MOOCs have always had a significant student audience problem. Rees is right– a lot of the problem (based on my own experiences and writing about this, at least) is that the MOOC learning experience isn’t at all comparable to the actual college experience, face to face or online. And while talking about dropout rates with MOOCs is tricky for many reasons (Are MOOC participants really “students?” If they poke around a MOOC for a week and decide they aren’t interested, are they a “dropout?” If a participant gets what they want out of a MOOC but doesn’t finish, is that a “failure?”), any mode of instruction where over 90% of participants don’t complete the course for some recognizable and transferable form of “credit” is not going to replace what we’re doing right now.  But it’s more than that. I think it’s always been a problem of the MOOC providers offering a different “product” than what degree-seeking college students want.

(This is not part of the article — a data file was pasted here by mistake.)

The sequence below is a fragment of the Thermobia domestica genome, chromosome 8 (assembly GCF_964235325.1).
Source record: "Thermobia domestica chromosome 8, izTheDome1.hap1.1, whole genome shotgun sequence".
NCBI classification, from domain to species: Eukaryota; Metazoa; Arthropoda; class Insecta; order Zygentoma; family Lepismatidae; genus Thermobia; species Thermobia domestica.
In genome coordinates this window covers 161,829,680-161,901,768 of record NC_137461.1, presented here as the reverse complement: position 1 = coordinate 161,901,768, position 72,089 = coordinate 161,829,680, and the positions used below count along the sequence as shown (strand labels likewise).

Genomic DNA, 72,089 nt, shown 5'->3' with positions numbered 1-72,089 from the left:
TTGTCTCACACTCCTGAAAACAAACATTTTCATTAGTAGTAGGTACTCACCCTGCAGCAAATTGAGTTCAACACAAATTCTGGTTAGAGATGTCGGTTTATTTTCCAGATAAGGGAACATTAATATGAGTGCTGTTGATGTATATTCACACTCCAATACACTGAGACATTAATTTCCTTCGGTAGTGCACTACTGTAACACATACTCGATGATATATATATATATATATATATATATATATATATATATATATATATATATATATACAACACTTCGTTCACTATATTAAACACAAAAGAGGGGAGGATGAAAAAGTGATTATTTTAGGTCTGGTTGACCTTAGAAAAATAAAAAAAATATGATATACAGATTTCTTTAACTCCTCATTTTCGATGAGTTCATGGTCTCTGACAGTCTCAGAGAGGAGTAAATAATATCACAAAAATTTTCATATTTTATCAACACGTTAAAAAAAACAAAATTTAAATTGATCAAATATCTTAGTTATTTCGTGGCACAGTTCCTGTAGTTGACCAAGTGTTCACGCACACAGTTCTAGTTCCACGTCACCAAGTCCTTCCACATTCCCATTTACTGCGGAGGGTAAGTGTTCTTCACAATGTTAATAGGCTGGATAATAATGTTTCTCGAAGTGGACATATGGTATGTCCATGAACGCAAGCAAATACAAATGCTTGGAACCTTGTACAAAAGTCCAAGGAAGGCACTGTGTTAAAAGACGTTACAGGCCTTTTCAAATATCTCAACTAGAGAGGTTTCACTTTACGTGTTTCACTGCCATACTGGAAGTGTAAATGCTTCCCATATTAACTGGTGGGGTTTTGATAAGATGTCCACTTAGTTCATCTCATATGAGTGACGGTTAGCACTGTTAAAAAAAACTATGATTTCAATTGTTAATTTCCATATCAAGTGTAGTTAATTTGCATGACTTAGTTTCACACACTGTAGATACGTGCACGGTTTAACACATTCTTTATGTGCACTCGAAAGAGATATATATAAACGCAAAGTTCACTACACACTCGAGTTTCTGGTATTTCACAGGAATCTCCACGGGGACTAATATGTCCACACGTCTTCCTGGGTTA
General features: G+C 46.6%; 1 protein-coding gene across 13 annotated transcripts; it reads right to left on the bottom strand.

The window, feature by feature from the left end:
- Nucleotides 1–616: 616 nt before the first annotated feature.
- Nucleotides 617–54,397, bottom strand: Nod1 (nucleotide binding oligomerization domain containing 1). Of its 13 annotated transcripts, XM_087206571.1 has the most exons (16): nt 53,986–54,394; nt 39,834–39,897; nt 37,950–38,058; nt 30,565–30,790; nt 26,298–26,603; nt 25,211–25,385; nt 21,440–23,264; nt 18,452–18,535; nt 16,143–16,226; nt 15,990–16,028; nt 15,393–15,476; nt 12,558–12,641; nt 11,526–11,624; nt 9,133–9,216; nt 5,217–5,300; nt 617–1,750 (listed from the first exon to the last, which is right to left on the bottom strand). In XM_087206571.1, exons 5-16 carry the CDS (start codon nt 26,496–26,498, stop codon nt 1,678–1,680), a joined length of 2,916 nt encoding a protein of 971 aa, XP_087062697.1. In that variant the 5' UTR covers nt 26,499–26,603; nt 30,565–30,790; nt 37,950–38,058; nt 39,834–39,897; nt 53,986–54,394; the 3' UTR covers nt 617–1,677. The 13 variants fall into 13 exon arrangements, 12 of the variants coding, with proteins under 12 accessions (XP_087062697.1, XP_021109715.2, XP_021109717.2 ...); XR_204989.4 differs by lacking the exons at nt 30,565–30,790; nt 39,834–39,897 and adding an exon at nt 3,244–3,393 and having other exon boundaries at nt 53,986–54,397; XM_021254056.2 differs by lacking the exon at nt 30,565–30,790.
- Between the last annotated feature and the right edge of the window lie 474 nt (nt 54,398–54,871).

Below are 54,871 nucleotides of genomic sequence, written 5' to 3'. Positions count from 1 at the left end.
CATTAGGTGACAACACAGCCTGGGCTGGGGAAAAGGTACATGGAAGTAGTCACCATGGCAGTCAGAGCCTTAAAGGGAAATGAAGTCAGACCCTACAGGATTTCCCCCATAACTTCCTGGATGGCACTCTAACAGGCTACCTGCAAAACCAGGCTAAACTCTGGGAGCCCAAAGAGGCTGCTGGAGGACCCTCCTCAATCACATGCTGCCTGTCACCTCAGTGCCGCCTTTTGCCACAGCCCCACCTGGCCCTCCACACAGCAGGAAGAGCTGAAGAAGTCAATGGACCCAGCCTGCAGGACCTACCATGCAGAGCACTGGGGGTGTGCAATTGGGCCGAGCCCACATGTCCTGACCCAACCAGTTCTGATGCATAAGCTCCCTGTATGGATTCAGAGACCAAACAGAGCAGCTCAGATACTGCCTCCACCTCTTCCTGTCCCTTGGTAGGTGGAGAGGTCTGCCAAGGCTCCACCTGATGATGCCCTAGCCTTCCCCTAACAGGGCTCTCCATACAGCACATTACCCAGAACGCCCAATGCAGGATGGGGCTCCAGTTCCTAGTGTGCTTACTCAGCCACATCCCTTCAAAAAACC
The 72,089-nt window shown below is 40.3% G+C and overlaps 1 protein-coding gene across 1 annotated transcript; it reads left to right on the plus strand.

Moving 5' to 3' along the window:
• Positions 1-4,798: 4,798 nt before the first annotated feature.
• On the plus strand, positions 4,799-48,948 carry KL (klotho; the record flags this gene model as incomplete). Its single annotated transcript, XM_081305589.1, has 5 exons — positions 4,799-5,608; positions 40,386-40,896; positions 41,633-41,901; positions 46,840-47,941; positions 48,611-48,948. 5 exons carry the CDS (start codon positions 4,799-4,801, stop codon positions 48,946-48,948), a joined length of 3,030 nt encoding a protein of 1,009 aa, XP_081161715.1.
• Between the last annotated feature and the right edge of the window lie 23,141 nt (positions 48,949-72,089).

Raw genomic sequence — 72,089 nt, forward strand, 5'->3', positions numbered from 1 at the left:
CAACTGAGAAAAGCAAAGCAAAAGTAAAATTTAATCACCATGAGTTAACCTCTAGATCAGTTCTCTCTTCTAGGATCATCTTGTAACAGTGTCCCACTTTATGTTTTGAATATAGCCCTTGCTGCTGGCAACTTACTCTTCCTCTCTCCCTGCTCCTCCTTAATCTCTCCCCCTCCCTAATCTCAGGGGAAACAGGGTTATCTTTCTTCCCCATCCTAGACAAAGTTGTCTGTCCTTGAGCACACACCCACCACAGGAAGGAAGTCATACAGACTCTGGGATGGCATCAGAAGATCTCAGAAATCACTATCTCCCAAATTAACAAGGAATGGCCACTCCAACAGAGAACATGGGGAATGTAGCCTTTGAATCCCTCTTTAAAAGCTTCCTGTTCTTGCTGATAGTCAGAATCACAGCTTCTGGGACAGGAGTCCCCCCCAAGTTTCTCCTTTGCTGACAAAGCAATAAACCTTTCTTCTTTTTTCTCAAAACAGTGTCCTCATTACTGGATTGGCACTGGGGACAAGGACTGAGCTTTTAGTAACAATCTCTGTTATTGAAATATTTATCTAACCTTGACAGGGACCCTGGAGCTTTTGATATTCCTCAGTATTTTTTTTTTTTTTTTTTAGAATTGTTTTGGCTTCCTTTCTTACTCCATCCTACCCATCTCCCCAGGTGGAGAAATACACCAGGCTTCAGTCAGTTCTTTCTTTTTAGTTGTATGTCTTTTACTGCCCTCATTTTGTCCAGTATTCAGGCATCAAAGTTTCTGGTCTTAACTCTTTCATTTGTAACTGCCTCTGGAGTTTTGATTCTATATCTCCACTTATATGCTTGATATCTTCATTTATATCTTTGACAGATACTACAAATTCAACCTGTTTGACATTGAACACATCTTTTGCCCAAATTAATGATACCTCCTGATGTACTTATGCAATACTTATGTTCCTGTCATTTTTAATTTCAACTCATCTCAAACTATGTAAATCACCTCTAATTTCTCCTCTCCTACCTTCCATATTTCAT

As I have blogged about before, there is consistent data about why students choose the institutions they choose, and by a wide margin, the top two reasons incoming students cite for their choices are the school’s academic reputation and the perception that the school’s graduates get good jobs. The cost of attendance as a reason for picking a particular school is more or less tied for third with financial assistance, schools reputation for social activities, and a visit to campus. In other words, while everyone agrees that tuition is too high, the cost of attendance doesn’t turn out to have a whole lot of effect on the choices going to college students (and their families) make. This survey data is very much in evidence in my local community, where the expensive (and the more highly perceived) University of Michigan attracts many more applicants than the less expensive (and less highly regarded) Eastern Michigan University. If costs were more important than perceptions about academic reputation and potential employment, then EMU would be the school turning away more than half of the people who apply.